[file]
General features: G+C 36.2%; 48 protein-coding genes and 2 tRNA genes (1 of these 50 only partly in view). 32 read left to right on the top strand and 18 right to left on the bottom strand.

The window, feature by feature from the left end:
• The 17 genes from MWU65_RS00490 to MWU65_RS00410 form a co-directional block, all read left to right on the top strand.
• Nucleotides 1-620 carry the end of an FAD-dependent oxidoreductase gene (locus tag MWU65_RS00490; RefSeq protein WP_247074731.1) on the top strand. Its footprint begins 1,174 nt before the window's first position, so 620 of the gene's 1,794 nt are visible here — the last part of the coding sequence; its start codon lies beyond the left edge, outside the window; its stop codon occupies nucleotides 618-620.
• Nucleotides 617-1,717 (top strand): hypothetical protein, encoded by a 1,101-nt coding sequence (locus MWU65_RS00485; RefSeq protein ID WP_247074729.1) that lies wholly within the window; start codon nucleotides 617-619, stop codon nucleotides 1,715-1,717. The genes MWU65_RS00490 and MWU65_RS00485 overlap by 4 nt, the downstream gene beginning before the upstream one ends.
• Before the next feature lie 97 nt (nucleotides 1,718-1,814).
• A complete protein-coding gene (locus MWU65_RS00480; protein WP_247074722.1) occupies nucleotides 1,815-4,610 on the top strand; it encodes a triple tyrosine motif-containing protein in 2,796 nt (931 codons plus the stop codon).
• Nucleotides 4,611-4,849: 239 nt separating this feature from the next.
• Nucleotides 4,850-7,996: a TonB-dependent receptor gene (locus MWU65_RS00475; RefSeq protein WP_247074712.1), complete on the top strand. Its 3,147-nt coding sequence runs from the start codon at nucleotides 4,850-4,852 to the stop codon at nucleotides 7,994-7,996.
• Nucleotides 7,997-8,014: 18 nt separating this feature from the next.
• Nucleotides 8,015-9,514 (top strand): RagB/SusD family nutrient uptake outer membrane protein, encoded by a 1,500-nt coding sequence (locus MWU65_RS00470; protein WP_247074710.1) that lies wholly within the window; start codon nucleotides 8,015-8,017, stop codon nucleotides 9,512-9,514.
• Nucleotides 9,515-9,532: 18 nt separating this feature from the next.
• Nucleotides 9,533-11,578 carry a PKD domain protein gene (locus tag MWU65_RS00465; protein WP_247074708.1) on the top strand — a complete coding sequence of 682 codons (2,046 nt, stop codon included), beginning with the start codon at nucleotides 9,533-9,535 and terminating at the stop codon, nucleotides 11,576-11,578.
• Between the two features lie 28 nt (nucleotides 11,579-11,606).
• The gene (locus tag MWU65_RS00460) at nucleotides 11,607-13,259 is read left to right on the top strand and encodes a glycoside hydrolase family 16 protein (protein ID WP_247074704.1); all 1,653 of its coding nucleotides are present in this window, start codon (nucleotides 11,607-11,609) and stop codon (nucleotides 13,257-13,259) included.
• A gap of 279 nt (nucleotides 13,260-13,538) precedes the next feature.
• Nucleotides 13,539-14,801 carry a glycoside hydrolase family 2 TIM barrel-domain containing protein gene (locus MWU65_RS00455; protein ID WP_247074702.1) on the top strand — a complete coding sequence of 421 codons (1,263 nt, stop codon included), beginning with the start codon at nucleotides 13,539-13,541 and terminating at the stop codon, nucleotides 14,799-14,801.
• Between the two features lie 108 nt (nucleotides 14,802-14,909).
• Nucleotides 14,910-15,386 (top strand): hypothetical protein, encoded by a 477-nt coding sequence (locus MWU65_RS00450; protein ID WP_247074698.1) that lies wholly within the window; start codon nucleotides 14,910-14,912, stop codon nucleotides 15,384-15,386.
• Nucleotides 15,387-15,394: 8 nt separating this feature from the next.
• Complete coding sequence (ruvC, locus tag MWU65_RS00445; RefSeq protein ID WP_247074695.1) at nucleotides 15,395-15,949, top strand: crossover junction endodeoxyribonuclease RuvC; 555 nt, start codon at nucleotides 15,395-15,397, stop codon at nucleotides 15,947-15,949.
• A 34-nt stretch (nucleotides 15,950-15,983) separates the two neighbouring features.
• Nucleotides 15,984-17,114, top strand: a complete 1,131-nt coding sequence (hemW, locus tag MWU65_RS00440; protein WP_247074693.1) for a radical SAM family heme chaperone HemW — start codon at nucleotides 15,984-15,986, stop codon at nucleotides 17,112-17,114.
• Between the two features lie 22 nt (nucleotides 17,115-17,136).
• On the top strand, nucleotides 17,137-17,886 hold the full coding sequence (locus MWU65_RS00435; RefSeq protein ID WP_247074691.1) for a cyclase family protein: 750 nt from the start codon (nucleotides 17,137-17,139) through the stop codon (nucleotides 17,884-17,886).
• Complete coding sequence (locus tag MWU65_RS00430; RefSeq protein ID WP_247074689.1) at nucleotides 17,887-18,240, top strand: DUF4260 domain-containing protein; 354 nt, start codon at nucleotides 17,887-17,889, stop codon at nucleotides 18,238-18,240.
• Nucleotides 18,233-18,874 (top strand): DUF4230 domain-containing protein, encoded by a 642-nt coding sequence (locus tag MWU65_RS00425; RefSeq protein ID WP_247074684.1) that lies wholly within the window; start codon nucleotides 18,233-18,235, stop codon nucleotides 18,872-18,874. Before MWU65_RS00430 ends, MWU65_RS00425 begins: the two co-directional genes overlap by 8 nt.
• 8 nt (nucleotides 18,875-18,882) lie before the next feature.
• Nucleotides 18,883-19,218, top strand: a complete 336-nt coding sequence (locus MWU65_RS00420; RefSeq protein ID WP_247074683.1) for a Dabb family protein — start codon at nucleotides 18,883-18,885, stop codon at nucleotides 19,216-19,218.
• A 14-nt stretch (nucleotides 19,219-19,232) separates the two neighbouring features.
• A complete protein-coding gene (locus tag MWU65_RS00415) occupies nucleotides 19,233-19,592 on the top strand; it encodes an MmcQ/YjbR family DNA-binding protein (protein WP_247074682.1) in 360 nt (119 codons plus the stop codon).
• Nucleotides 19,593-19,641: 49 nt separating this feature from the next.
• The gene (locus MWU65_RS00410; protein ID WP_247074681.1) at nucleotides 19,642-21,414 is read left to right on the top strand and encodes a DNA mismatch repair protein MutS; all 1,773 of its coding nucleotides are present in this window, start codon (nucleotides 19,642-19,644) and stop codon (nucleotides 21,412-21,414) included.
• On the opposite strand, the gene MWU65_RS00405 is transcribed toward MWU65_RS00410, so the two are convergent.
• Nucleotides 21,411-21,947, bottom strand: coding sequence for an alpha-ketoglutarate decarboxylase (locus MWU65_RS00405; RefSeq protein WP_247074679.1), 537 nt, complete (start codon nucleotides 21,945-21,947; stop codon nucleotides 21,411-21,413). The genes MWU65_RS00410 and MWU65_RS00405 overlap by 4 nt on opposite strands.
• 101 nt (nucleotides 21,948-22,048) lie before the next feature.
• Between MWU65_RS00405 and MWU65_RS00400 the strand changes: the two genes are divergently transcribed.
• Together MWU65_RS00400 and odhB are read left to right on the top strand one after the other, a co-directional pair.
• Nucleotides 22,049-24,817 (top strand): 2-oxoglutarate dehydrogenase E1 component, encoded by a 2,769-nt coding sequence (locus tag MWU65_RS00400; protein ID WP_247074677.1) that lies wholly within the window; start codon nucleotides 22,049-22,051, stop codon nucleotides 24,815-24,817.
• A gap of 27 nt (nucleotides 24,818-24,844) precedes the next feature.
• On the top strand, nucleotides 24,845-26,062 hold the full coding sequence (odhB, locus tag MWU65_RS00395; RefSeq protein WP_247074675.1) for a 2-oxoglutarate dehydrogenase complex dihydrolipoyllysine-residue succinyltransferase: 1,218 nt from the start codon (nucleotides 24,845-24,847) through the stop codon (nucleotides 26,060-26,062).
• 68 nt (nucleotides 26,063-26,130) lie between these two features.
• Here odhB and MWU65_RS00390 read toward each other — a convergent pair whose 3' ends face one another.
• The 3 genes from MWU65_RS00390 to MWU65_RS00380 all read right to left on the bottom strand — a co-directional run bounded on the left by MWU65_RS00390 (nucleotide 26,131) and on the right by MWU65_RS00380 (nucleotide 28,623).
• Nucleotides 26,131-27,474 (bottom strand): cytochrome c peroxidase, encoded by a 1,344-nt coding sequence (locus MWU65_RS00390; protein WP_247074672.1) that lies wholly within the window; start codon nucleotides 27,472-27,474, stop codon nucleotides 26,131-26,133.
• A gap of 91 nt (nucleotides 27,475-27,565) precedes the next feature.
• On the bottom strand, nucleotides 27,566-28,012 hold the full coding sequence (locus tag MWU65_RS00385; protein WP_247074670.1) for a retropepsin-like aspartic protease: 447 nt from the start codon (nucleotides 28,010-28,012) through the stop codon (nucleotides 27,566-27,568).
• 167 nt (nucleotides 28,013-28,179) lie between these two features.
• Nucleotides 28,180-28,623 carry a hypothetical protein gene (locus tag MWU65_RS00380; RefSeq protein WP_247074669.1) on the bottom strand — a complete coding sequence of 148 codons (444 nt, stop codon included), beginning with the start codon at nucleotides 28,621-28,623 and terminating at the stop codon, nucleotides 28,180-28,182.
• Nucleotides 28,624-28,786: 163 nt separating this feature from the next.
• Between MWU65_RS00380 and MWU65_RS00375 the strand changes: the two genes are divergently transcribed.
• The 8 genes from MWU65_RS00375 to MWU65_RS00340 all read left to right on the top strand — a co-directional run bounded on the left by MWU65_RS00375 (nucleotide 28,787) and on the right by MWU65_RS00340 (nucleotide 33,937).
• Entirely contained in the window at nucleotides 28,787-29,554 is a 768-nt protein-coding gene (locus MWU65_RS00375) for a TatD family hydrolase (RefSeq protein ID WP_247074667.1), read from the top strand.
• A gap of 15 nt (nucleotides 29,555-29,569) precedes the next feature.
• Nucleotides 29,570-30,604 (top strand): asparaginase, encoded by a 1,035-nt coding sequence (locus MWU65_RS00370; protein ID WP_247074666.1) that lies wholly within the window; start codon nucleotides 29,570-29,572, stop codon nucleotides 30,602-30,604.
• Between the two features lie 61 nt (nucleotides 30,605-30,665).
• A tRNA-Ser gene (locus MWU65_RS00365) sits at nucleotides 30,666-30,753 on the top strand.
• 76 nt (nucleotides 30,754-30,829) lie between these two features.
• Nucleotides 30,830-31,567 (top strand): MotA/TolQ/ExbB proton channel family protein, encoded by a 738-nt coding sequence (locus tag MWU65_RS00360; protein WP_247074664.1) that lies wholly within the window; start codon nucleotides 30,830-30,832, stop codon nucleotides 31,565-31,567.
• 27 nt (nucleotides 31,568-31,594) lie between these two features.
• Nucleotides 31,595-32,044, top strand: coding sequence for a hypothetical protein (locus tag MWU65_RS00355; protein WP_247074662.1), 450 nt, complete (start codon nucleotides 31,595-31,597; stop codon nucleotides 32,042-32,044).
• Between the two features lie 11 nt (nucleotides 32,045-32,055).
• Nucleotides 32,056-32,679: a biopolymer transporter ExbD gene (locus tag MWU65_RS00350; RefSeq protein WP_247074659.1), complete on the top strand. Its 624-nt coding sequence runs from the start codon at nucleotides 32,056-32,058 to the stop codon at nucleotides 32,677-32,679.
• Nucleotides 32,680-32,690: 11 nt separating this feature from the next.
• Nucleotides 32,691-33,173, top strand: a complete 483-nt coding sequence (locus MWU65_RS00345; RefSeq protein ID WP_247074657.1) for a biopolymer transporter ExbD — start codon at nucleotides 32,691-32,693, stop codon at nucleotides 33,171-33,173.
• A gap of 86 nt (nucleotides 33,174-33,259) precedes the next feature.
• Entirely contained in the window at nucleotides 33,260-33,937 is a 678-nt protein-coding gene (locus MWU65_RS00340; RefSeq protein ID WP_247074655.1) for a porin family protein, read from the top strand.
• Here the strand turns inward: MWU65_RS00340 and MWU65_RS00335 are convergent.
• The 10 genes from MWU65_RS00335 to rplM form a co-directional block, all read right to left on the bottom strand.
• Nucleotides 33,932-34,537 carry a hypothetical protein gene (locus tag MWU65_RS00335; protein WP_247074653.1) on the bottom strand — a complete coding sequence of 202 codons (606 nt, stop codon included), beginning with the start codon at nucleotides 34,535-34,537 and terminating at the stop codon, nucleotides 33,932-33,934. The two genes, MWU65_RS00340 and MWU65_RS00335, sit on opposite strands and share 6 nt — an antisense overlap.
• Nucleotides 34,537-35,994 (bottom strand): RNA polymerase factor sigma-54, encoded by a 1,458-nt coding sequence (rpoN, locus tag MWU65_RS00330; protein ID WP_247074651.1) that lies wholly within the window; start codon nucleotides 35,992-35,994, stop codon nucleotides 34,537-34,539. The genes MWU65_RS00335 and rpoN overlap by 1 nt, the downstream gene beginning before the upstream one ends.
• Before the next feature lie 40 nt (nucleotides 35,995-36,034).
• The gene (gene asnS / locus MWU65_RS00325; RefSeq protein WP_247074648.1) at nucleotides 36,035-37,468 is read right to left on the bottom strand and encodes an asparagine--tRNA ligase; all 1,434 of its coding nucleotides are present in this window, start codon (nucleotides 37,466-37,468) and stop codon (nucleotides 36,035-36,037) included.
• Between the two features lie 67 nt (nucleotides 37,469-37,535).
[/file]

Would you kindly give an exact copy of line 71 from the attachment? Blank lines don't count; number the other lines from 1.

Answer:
• Nucleotides 34,537-35,994 (bottom strand): RNA polymerase factor sigma-54, encoded by a 1,458-nt coding sequence (rpoN, locus tag MWU65_RS00330; protein ID WP_247074651.1) that lies wholly within the window; start codon nucleotides 35,992-35,994, stop codon nucleotides 34,537-34,539. The genes MWU65_RS00335 and rpoN overlap by 1 nt, the downstream gene beginning before the upstream one ends.